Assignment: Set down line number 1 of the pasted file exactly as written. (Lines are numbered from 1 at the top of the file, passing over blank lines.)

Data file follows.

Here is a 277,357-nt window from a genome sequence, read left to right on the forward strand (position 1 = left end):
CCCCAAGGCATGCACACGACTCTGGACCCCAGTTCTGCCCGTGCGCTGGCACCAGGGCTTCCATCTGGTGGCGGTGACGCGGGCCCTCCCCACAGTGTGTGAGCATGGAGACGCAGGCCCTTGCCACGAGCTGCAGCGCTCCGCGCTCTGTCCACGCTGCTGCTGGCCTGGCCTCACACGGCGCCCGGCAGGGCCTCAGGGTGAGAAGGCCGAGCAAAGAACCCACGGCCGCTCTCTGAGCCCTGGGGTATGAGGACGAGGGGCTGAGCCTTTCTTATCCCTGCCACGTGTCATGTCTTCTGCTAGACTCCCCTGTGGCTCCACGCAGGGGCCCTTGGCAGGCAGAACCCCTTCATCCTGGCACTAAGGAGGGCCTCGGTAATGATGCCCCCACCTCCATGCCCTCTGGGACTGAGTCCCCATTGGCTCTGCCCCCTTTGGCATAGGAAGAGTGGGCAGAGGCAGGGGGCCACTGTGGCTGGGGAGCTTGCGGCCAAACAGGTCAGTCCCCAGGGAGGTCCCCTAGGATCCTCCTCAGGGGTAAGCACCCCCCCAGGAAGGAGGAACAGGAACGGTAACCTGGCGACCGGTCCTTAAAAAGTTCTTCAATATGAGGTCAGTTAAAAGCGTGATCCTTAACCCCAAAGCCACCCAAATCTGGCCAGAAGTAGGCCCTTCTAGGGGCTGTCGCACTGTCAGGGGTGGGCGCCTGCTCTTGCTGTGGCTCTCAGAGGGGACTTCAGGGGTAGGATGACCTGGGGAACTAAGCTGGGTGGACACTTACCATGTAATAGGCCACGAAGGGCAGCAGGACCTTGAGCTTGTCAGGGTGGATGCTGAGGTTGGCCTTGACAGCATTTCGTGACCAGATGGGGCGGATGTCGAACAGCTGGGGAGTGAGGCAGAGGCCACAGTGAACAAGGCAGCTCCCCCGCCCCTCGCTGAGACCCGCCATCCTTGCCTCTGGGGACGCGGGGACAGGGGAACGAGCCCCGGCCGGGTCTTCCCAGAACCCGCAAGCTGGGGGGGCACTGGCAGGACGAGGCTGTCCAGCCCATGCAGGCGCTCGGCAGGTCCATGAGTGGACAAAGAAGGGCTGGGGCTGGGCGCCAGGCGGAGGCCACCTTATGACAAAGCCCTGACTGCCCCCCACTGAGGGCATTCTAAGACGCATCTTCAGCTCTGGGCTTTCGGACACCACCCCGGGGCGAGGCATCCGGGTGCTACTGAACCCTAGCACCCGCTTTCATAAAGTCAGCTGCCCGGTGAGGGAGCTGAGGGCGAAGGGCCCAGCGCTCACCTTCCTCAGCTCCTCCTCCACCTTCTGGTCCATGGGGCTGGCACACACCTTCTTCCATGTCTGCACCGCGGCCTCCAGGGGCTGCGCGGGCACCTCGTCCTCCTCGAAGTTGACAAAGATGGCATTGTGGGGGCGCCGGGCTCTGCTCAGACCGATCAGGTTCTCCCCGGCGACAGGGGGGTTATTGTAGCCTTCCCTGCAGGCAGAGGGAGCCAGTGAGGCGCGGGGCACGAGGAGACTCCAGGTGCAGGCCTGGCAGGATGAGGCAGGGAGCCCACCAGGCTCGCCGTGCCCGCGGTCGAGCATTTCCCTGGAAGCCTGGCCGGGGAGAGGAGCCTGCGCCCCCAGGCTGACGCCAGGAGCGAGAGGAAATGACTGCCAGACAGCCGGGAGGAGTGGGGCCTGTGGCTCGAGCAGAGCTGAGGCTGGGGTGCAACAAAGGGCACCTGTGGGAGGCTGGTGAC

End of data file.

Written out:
Here is a 277,357-nt window from a genome sequence, read left to right on the forward strand (position 1 = left end):